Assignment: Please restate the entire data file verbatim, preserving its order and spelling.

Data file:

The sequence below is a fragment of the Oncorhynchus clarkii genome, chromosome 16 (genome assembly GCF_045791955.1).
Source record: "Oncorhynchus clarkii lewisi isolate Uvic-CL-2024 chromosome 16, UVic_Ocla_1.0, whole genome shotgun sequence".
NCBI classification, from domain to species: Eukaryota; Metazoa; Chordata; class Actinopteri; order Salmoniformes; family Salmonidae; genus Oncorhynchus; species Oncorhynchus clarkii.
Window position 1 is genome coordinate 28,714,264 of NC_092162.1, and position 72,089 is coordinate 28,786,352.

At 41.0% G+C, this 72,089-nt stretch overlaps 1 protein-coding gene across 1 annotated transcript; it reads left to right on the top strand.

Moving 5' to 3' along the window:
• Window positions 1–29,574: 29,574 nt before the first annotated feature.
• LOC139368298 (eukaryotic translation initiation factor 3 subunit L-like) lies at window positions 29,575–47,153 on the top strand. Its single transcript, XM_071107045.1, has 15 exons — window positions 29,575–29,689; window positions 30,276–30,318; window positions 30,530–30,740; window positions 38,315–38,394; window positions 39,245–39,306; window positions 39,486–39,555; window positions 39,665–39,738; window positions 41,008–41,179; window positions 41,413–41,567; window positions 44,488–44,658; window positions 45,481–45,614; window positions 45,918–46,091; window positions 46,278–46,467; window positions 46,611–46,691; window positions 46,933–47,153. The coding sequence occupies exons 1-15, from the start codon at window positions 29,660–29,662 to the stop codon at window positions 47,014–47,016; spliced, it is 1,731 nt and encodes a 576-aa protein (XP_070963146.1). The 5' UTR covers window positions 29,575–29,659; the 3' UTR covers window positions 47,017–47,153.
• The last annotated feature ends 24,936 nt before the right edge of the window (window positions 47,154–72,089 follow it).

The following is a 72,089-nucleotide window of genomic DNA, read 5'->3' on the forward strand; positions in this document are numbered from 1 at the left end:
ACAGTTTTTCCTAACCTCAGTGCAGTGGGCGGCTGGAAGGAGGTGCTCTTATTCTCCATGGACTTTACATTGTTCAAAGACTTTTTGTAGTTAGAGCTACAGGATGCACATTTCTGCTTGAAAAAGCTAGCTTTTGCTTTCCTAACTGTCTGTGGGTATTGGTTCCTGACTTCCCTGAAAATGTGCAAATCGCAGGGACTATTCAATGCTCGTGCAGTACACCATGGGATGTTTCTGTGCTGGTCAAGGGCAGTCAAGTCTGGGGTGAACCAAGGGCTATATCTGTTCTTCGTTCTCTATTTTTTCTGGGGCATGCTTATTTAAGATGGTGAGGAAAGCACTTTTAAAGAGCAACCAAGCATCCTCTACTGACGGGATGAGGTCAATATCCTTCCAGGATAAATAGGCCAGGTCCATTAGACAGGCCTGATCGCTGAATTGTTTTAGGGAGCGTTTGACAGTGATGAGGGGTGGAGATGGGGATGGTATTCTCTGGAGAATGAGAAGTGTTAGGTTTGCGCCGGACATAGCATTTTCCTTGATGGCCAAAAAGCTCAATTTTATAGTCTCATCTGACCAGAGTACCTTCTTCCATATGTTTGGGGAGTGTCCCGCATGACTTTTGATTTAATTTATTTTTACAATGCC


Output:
The sequence below is a fragment of the Oncorhynchus clarkii genome, chromosome 16 (genome assembly GCF_045791955.1).
Source record: "Oncorhynchus clarkii lewisi isolate Uvic-CL-2024 chromosome 16, UVic_Ocla_1.0, whole genome shotgun sequence".
NCBI classification, from domain to species: Eukaryota; Metazoa; Chordata; class Actinopteri; order Salmoniformes; family Salmonidae; genus Oncorhynchus; species Oncorhynchus clarkii.
Window position 1 is genome coordinate 28,714,264 of NC_092162.1, and position 72,089 is coordinate 28,786,352.

At 41.0% G+C, this 72,089-nt stretch overlaps 1 protein-coding gene across 1 annotated transcript; it reads left to right on the top strand.

Moving 5' to 3' along the window:
• Window positions 1–29,574: 29,574 nt before the first annotated feature.
• LOC139368298 (eukaryotic translation initiation factor 3 subunit L-like) lies at window positions 29,575–47,153 on the top strand. Its single transcript, XM_071107045.1, has 15 exons — window positions 29,575–29,689; window positions 30,276–30,318; window positions 30,530–30,740; window positions 38,315–38,394; window positions 39,245–39,306; window positions 39,486–39,555; window positions 39,665–39,738; window positions 41,008–41,179; window positions 41,413–41,567; window positions 44,488–44,658; window positions 45,481–45,614; window positions 45,918–46,091; window positions 46,278–46,467; window positions 46,611–46,691; window positions 46,933–47,153. The coding sequence occupies exons 1-15, from the start codon at window positions 29,660–29,662 to the stop codon at window positions 47,014–47,016; spliced, it is 1,731 nt and encodes a 576-aa protein (XP_070963146.1). The 5' UTR covers window positions 29,575–29,659; the 3' UTR covers window positions 47,017–47,153.
• The last annotated feature ends 24,936 nt before the right edge of the window (window positions 47,154–72,089 follow it).

The following is a 72,089-nucleotide window of genomic DNA, read 5'->3' on the forward strand; positions in this document are numbered from 1 at the left end:
ACAGTTTTTCCTAACCTCAGTGCAGTGGGCGGCTGGAAGGAGGTGCTCTTATTCTCCATGGACTTTACATTGTTCAAAGACTTTTTGTAGTTAGAGCTACAGGATGCACATTTCTGCTTGAAAAAGCTAGCTTTTGCTTTCCTAACTGTCTGTGGGTATTGGTTCCTGACTTCCCTGAAAATGTGCAAATCGCAGGGACTATTCAATGCTCGTGCAGTACACCATGGGATGTTTCTGTGCTGGTCAAGGGCAGTCAAGTCTGGGGTGAACCAAGGGCTATATCTGTTCTTCGTTCTCTATTTTTTCTGGGGCATGCTTATTTAAGATGGTGAGGAAAGCACTTTTAAAGAGCAACCAAGCATCCTCTACTGACGGGATGAGGTCAATATCCTTCCAGGATAAATAGGCCAGGTCCATTAGACAGGCCTGATCGCTGAATTGTTTTAGGGAGCGTTTGACAGTGATGAGGGGTGGAGATGGGGATGGTATTCTCTGGAGAATGAGAAGTGTTAGGTTTGCGCCGGACATAGCATTTTCCTTGATGGCCAAAAAGCTCAATTTTATAGTCTCATCTGACCAGAGTACCTTCTTCCATATGTTTGGGGAGTGTCCCGCATGACTTTTGATTTAATTTATTTTTACAATGCC